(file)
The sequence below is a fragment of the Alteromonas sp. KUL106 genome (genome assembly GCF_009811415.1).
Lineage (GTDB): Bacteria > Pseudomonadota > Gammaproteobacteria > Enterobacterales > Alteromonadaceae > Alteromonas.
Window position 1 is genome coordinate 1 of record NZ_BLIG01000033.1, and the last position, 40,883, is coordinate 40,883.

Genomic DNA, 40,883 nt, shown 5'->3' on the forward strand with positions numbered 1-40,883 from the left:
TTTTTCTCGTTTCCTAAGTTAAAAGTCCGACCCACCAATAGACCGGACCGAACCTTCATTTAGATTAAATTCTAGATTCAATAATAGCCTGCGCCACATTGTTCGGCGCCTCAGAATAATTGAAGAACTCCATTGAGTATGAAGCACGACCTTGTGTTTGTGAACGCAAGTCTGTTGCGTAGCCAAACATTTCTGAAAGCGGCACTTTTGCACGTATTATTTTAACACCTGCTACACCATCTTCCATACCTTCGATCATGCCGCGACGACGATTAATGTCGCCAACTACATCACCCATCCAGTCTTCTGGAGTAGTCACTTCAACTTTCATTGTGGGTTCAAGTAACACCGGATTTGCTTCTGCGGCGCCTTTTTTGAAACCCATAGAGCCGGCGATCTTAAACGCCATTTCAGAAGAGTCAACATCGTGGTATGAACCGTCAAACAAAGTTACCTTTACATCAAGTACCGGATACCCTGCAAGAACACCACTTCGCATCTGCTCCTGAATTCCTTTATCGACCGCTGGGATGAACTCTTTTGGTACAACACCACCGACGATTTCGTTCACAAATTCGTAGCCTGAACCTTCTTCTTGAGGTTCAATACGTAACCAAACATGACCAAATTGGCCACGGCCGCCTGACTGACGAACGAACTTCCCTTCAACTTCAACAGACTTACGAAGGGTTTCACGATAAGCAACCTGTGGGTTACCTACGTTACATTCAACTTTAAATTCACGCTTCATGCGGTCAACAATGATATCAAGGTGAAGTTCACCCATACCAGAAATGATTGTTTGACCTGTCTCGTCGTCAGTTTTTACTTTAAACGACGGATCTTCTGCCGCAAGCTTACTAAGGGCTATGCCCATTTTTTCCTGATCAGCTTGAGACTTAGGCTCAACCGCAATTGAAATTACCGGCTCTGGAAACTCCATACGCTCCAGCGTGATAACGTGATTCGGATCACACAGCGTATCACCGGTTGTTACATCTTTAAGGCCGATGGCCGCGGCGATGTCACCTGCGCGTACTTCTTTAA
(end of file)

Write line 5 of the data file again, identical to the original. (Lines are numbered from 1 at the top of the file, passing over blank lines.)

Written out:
TTTTTCTCGTTTCCTAAGTTAAAAGTCCGACCCACCAATAGACCGGACCGAACCTTCATTTAGATTAAATTCTAGATTCAATAATAGCCTGCGCCACATTGTTCGGCGCCTCAGAATAATTGAAGAACTCCATTGAGTATGAAGCACGACCTTGTGTTTGTGAACGCAAGTCTGTTGCGTAGCCAAACATTTCTGAAAGCGGCACTTTTGCACGTATTATTTTAACACCTGCTACACCATCTTCCATACCTTCGATCATGCCGCGACGACGATTAATGTCGCCAACTACATCACCCATCCAGTCTTCTGGAGTAGTCACTTCAACTTTCATTGTGGGTTCAAGTAACACCGGATTTGCTTCTGCGGCGCCTTTTTTGAAACCCATAGAGCCGGCGATCTTAAACGCCATTTCAGAAGAGTCAACATCGTGGTATGAACCGTCAAACAAAGTTACCTTTACATCAAGTACCGGATACCCTGCAAGAACACCACTTCGCATCTGCTCCTGAATTCCTTTATCGACCGCTGGGATGAACTCTTTTGGTACAACACCACCGACGATTTCGTTCACAAATTCGTAGCCTGAACCTTCTTCTTGAGGTTCAATACGTAACCAAACATGACCAAATTGGCCACGGCCGCCTGACTGACGAACGAACTTCCCTTCAACTTCAACAGACTTACGAAGGGTTTCACGATAAGCAACCTGTGGGTTACCTACGTTACATTCAACTTTAAATTCACGCTTCATGCGGTCAACAATGATATCAAGGTGAAGTTCACCCATACCAGAAATGATTGTTTGACCTGTCTCGTCGTCAGTTTTTACTTTAAACGACGGATCTTCTGCCGCAAGCTTACTAAGGGCTATGCCCATTTTTTCCTGATCAGCTTGAGACTTAGGCTCAACCGCAATTGAAATTACCGGCTCTGGAAACTCCATACGCTCCAGCGTGATAACGTGATTCGGATCACACAGCGTATCACCGGTTGTTACATCTTTAAGGCCGATGGCCGCGGCGATGTCACCTGCGCGTACTTCTTTAA